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Australian seaweed collections: use and misuse

Huisman, J.M. and Millar, A.J.K. (2013) Australian seaweed collections: use and misuse. Phycologia, 52 (1). pp. 2-5.

Link to Published Version: http://dx.doi.org/10.2216/12-089.1
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Abstract

The recent publication in Current Biology (21:1828-1832) by Wernberg et al. (2011) utilized historical herbarium specimen records sourced from Australia's Virtual Herbarium to suggest that the distribution ranges of numerous seaweed species are shifting southward, purportedly as a response to climate change. We contend that the paper is seriously flawed for several reasons: an inappropriate interpretation of herbarium records, the absence of ground-truthing to confirm actual extirpation, and an incorrect interpretation of collection effort. The major assumptions of the paper are that herbarium records from a particular period are equivalent to a species' distribution in that period, and that the absence of a herbarium specimen from subsequent periods is evidence for the species' local extinction. No effort, however, has been made to validate these assumptions. Herbarium specimens are not collected in a systematic way, geographically or otherwise. Collectors are often selective in their taxonomic coverage, and there has never been a program of extensive seaweed collection over a defined period. Collections are often built up ad hoc as opportunities and funding arise. Thus the absence of a herbarium record is potentially due to any number of factors, the least likely being a local extinction. Moreover, none of the results were tested by revisiting sites and checking for the presence of supposedly locally extinct species. We also suggest that the claimed northwards collection effort bias, used in support of the conclusions, is grossly oversimplified. When examined in detail the collection effort is actually skewed southward and is potentially the underlying cause for the perceived range contractions.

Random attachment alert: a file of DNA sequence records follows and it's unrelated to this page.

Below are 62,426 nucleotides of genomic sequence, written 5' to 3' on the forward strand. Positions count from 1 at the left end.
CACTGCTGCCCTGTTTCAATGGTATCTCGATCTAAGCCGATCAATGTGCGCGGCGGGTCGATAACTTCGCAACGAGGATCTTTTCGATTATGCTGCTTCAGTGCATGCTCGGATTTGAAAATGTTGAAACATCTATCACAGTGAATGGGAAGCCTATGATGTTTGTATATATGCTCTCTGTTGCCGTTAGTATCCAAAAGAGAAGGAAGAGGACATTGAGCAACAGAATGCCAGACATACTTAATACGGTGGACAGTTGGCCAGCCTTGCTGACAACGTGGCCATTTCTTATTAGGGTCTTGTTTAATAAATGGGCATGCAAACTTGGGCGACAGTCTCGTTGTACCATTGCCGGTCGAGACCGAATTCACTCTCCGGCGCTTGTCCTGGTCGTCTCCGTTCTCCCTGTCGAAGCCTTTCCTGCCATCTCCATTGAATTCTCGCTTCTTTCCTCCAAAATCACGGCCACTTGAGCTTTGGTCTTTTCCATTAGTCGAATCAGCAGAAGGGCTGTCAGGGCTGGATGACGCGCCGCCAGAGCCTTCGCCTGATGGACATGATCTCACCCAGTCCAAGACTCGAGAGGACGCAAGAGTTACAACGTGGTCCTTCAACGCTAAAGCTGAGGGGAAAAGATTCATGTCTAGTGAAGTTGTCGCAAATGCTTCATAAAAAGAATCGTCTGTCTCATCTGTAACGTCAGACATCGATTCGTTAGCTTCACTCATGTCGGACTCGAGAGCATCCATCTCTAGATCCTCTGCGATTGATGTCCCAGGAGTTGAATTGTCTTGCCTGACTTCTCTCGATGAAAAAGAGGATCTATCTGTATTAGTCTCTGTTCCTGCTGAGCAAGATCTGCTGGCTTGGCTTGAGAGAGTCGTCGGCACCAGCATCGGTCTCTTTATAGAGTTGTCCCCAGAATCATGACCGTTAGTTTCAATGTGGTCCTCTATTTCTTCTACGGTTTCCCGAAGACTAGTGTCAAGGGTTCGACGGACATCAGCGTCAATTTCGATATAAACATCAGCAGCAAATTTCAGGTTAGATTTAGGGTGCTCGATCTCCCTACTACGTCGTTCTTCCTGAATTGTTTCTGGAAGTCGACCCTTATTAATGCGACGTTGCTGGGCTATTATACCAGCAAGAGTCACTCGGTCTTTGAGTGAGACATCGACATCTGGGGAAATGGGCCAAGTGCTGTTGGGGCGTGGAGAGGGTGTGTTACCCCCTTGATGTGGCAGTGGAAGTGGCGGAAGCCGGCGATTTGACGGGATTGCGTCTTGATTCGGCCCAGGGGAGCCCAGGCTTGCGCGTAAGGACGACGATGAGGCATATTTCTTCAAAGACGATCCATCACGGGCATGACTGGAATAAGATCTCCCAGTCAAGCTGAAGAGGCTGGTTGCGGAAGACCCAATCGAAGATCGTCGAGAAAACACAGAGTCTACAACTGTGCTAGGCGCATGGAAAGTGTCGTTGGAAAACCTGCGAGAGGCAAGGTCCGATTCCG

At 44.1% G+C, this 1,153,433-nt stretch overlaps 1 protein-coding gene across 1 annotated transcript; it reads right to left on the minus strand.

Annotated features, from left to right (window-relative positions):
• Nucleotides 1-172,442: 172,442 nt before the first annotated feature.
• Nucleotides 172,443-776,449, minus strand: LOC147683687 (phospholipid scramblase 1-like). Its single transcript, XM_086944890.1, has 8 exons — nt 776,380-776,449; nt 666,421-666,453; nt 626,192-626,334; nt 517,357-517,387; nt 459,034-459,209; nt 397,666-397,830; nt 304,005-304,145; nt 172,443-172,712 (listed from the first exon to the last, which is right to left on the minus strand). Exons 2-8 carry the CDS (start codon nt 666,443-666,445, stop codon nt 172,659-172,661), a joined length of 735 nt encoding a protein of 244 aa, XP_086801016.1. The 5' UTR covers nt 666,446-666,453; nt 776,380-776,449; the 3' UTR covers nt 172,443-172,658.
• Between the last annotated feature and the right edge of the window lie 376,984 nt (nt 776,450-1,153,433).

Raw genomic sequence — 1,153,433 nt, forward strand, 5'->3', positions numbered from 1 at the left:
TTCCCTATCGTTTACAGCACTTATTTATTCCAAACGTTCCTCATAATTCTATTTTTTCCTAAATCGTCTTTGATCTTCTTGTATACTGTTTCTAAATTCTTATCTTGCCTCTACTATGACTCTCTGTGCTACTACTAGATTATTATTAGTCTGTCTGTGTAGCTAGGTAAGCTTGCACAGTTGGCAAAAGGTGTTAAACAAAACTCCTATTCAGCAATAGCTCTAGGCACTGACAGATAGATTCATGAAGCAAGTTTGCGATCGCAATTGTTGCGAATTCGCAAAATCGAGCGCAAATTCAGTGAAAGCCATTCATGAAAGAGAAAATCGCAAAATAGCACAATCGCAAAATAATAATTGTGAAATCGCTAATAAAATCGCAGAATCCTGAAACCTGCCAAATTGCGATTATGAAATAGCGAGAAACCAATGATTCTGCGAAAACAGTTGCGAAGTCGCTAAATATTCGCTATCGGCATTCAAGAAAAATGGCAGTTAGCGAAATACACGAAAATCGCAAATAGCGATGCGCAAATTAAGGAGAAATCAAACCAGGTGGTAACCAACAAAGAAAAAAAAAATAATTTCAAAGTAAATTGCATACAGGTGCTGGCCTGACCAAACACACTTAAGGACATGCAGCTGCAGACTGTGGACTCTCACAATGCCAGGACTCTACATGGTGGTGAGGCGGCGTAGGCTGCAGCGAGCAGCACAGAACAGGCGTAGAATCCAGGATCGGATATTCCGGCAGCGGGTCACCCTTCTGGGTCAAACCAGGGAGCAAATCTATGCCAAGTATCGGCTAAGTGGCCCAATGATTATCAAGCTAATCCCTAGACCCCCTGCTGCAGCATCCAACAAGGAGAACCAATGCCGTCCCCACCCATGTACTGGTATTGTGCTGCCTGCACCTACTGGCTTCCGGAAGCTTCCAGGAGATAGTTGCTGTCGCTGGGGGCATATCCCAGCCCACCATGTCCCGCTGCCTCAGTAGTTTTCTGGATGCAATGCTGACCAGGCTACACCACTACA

Publication Type: Journal Article
Murdoch Affiliation: School of Biological Sciences and Biotechnology
Publisher: International Phycological Society
URI: http://researchrepository.murdoch.edu.au/id/eprint/13332
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